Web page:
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The retention period refers to the amount of history you want to keep on your data. The longer you keep media before reusing it, the longer the retention period. Longer periods protect you better against problems that are gradual and take a while to notice. They give you more flexibility to go back and see how things looked in the past. If you have a single backup tape and use it for every backup, your retention period is extremely short. If you've been putting a snapshot of your entire hard disk on a CD-Recordable disk every month for the last three years, you can go back and see what any file looked like at those time intervals, any time you wish.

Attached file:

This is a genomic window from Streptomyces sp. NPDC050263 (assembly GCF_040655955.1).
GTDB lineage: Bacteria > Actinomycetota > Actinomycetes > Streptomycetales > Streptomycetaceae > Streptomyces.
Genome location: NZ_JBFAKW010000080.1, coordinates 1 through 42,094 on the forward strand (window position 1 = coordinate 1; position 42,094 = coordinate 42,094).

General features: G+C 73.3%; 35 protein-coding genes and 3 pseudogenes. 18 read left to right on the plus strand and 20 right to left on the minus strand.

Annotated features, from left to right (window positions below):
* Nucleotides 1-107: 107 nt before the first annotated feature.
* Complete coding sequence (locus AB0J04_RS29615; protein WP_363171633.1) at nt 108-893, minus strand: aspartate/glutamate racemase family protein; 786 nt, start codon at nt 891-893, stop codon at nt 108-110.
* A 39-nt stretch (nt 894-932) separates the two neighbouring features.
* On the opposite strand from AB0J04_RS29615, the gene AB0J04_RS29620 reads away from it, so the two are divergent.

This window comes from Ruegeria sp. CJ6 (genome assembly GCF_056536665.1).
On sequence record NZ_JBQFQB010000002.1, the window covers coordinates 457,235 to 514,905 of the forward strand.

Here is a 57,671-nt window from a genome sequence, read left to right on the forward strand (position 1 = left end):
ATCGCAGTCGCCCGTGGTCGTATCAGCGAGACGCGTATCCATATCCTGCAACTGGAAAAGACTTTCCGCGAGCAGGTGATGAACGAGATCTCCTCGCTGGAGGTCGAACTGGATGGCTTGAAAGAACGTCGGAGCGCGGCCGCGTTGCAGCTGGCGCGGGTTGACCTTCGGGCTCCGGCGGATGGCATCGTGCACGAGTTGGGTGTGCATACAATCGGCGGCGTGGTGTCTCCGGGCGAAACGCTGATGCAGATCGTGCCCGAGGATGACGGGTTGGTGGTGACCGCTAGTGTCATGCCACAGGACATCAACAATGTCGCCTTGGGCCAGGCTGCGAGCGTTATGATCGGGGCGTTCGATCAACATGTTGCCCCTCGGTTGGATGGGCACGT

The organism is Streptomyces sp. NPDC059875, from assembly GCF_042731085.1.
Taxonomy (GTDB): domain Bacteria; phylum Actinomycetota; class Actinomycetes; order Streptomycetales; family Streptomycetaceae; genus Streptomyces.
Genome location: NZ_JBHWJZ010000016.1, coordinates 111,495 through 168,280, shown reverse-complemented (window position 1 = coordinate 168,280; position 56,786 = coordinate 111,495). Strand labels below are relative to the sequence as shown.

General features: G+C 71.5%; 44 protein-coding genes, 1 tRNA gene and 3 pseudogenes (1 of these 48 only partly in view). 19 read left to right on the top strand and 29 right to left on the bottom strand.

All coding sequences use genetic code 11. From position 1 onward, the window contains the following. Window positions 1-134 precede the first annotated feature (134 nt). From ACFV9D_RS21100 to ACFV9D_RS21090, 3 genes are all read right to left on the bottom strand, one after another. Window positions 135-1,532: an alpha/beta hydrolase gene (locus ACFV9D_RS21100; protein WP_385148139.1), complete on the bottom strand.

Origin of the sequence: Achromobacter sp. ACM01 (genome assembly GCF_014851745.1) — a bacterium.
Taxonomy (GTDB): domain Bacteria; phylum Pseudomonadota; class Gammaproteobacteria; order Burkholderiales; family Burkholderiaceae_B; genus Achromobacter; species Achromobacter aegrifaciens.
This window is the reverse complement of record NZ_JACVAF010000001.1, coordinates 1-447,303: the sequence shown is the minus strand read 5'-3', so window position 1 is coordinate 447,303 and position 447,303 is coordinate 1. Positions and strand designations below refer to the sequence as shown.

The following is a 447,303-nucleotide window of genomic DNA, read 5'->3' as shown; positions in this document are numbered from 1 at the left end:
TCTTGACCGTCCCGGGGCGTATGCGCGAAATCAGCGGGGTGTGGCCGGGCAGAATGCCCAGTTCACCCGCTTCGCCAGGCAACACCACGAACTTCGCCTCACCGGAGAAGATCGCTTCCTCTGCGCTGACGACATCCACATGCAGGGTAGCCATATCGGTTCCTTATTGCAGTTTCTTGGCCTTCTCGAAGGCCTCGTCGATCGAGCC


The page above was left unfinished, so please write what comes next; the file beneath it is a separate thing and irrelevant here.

For most people, very long retention periods are not that important; they need only enough to enable them to deal with problems that may take some time to notice. For example, if you are lax about virus scanning, and your retention period is only about a week, you run the real risk of having virus-contaminated programs not only on your hard disk, but on your backups as well. If you are working on a large document and only have history on it going back a month, you have no chance to undo any large deletions that you decide you regret two months later.
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